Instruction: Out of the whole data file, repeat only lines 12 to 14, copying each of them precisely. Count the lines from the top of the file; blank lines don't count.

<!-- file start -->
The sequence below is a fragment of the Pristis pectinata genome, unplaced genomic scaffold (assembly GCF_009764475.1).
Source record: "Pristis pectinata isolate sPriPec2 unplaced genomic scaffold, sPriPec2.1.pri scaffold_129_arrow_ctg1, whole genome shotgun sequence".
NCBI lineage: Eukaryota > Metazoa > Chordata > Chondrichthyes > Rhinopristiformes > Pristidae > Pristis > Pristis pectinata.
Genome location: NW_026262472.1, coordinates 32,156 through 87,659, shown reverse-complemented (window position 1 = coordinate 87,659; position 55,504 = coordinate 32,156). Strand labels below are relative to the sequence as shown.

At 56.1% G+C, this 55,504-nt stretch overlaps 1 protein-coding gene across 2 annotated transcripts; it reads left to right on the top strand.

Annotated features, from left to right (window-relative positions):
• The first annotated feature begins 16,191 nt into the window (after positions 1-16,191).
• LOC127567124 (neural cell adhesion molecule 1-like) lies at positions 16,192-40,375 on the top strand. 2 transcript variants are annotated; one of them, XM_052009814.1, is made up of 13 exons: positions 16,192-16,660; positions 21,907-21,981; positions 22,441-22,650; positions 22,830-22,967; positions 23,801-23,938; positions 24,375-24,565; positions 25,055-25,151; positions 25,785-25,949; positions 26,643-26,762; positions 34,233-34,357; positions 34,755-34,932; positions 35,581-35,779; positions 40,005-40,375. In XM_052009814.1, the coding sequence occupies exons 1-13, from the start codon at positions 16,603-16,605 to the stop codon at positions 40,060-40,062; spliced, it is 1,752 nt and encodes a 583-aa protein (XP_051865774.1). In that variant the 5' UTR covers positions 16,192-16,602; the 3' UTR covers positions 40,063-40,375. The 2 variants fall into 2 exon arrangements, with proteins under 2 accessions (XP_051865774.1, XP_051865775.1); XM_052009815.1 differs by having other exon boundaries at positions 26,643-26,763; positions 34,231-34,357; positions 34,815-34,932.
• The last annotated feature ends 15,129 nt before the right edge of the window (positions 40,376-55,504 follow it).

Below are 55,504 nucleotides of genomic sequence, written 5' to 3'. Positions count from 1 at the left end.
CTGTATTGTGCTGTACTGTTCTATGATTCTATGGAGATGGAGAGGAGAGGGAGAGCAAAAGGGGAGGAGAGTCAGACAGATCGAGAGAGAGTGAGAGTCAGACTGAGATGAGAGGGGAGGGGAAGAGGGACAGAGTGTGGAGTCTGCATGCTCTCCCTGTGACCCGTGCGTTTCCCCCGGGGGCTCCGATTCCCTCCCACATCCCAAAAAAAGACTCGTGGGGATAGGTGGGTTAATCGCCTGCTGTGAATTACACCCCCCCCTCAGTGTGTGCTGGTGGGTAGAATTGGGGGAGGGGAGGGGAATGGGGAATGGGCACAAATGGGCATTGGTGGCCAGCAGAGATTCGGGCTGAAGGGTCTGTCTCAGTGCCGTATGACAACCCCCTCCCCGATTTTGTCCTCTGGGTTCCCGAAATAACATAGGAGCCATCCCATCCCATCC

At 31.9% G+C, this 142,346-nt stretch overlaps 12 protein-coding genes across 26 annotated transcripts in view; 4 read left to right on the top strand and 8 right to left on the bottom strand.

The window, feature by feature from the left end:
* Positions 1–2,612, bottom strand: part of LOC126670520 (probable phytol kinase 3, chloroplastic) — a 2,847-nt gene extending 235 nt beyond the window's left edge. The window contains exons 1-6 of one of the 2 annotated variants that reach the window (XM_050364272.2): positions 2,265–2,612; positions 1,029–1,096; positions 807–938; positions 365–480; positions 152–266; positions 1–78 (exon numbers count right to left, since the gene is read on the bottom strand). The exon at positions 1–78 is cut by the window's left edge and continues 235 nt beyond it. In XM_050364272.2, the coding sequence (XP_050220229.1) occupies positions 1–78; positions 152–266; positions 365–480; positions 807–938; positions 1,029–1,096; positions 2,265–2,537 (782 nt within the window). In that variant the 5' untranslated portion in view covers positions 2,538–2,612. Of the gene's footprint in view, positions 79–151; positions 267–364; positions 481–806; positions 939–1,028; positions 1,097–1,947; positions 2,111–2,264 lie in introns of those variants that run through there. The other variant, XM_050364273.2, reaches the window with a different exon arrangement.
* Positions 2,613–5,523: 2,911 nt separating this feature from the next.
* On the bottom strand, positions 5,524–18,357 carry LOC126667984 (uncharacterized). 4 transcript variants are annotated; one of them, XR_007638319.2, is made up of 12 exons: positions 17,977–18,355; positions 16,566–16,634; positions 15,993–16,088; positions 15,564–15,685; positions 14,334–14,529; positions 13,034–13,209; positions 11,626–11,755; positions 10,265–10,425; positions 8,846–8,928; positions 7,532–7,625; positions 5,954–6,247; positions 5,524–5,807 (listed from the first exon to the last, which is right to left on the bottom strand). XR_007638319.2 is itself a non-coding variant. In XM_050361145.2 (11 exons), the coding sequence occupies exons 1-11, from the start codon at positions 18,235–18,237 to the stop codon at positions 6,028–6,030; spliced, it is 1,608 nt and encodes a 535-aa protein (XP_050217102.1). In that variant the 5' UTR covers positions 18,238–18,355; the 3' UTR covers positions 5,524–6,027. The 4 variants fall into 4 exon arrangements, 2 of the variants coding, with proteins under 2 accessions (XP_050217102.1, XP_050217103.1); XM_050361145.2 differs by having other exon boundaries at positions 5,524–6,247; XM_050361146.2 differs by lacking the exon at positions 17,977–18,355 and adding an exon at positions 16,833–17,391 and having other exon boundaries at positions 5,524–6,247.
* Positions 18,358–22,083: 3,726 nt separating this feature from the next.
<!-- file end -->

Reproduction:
At 31.9% G+C, this 142,346-nt stretch overlaps 12 protein-coding genes across 26 annotated transcripts in view; 4 read left to right on the top strand and 8 right to left on the bottom strand.

The window, feature by feature from the left end:
* Positions 1–2,612, bottom strand: part of LOC126670520 (probable phytol kinase 3, chloroplastic) — a 2,847-nt gene extending 235 nt beyond the window's left edge. The window contains exons 1-6 of one of the 2 annotated variants that reach the window (XM_050364272.2): positions 2,265–2,612; positions 1,029–1,096; positions 807–938; positions 365–480; positions 152–266; positions 1–78 (exon numbers count right to left, since the gene is read on the bottom strand). The exon at positions 1–78 is cut by the window's left edge and continues 235 nt beyond it. In XM_050364272.2, the coding sequence (XP_050220229.1) occupies positions 1–78; positions 152–266; positions 365–480; positions 807–938; positions 1,029–1,096; positions 2,265–2,537 (782 nt within the window). In that variant the 5' untranslated portion in view covers positions 2,538–2,612. Of the gene's footprint in view, positions 79–151; positions 267–364; positions 481–806; positions 939–1,028; positions 1,097–1,947; positions 2,111–2,264 lie in introns of those variants that run through there. The other variant, XM_050364273.2, reaches the window with a different exon arrangement.